#82 – Inside Our Industry – Can U.S. Cash In on Reshoring Manufacturing Opportunities?Posted on
Reshoring continues to be a hot topic for the manufacturing sector. Bringing these jobs back to the U.S. strengthens our economy as it helps balance trade deficits and creates well-paying manufacturing jobs. The COVID-19 pandemic has caused Americans to better understand the disadvantages of relying on foreign markets for critical goods, such as PPE and semiconductor chips. The following post, in part, on FreightWaves.com, looks at the value in reshoring more manufacturing.
Can U.S. Cash In on Reshoring Manufacturing Opportunities?
Noi Mahoney, FreightWaves.com, January 6, 2022
Faced with an increasingly vulnerable global supply chain, manufacturers are building greater logistical resilience both through reshoring and nearshoring their operations, experts said.
The reshoring of manufacturing operations to the U.S. from overseas and foreign direct investment (FDI) created 160,649 manufacturing jobs during 2020, according to Harry Moser, president of the Reshoring Initiative, which tracks manufacturing jobs returning to the U.S.
“In 2020, quite a lot of jobs came back because of the need to fill the supply chain for goods such as gloves, gowns, gas masks [due mostly to the COVID pandemic],” Moser told FreightWaves. “We see the trend of more manufacturing jobs coming back continuing — reshoring of jobs could reach more than 200,000 [in 2022].”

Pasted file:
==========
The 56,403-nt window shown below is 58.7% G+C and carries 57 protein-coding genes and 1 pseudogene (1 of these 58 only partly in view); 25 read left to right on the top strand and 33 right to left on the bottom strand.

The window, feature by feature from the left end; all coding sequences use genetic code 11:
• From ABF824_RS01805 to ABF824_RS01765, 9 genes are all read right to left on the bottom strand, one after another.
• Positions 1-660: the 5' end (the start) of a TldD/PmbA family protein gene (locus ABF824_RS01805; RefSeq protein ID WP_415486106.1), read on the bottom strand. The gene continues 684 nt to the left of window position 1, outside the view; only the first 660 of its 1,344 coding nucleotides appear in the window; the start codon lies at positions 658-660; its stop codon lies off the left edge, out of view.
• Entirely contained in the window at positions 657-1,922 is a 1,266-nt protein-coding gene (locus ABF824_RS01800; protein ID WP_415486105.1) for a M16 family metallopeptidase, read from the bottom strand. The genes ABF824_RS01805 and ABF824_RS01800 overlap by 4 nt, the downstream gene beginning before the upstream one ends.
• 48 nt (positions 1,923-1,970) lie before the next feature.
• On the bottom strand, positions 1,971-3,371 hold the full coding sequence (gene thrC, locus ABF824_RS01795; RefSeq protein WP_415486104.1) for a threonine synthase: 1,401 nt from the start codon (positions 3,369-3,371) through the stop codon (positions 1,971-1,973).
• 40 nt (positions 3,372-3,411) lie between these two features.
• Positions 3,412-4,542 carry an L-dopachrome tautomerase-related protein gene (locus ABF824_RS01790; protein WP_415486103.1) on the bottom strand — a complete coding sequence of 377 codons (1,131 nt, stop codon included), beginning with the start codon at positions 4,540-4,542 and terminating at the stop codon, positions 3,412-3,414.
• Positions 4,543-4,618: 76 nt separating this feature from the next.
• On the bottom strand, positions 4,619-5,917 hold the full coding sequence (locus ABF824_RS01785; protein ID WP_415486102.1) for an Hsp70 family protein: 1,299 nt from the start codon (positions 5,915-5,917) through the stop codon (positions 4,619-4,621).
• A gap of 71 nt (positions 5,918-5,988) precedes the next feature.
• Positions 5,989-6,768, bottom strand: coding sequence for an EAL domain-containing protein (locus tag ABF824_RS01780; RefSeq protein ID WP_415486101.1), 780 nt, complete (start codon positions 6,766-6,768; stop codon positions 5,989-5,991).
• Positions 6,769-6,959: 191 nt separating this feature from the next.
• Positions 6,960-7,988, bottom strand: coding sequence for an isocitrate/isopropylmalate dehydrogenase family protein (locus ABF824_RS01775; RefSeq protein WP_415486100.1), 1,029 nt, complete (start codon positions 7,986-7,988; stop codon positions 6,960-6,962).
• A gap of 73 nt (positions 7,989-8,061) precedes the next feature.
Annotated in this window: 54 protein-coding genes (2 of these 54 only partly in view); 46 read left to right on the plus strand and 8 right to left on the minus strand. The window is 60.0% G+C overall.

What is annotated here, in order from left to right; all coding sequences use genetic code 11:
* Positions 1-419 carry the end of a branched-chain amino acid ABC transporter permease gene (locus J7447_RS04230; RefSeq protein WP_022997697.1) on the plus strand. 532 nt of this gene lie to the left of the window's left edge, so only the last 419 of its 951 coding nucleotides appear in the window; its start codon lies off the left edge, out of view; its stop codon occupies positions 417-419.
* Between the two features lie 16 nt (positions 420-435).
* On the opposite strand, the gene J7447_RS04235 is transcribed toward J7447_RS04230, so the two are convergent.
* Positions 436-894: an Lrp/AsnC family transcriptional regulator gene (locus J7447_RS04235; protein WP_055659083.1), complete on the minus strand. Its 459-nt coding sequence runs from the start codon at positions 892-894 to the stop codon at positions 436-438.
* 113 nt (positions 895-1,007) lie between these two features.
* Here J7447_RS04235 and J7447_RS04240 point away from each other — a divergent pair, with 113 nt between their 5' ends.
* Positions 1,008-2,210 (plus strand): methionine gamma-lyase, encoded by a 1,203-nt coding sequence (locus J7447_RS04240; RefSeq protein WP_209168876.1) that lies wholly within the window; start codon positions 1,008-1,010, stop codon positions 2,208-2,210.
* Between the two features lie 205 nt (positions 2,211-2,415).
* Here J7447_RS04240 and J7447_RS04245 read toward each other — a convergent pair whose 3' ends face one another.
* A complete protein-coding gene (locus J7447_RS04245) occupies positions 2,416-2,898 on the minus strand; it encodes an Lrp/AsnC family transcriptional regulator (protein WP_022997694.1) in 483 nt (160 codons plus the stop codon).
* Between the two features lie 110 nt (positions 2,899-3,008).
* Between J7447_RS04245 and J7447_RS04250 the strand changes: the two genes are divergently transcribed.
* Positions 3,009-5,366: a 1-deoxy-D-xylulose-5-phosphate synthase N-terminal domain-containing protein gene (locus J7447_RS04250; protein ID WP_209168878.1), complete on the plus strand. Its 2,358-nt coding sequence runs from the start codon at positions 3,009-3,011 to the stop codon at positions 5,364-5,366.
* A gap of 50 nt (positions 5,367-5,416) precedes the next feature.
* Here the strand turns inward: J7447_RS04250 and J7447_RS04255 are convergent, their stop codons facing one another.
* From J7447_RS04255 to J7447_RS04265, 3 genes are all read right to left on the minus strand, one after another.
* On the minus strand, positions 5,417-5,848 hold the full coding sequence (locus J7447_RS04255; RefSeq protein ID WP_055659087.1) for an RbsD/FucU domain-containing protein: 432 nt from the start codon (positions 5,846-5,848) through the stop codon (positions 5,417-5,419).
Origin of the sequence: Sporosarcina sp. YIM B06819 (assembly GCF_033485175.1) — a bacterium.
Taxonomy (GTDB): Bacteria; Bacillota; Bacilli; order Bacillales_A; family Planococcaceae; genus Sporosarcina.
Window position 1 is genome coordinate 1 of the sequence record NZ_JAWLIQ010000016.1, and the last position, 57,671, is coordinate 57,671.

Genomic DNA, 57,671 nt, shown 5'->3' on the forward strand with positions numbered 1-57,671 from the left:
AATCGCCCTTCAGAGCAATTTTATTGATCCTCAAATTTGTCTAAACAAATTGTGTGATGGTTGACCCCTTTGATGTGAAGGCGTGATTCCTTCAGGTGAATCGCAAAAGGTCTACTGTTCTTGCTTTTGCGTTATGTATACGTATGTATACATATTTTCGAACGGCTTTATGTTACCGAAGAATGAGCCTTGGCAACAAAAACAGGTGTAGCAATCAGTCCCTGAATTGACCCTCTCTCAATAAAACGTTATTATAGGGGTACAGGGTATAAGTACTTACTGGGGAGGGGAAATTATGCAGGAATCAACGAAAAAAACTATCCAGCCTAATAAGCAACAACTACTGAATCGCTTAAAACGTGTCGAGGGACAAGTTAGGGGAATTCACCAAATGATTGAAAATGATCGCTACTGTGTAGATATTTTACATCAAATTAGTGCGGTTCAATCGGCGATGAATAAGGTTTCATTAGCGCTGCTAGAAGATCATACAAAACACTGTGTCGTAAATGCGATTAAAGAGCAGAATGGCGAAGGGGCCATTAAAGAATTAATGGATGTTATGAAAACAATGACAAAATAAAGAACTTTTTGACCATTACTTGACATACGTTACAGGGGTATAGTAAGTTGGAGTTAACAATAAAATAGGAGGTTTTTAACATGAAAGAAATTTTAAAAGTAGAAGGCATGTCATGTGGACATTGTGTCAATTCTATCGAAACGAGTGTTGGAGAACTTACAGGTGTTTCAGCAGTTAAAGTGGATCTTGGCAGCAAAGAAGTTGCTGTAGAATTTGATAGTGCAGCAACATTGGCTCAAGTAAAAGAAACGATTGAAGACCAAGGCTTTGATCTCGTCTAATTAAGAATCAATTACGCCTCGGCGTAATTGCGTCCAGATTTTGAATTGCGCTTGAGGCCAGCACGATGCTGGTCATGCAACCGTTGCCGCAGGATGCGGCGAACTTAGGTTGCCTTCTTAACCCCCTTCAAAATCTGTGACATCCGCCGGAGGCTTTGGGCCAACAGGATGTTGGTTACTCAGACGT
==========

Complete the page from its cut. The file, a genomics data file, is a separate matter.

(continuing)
The Reshoring Initiative is a nonprofit founded in 2010 and is a consulting firm aimed at bringing American manufacturers back to the U.S.
Reshoring involves the return of the production and manufacturing of goods to the company’s original country. It is the opposite of offshoring, which is the process of making goods overseas to try to reduce the cost of labor and manufacturing.
Reshoring of manufacturing operations back to the U.S. could inject as much as $443 billion into the economy over the next several years, according to Thomas, a sourcing, supplier selection and digital marketing company.
The findings from Thomas were part of the company’s 2021 State of North American Manufacturing Report, which said 83% of manufacturers surveyed indicated they were “likely” to “extremely likely” to reshore, up from 54% in the 2020 survey.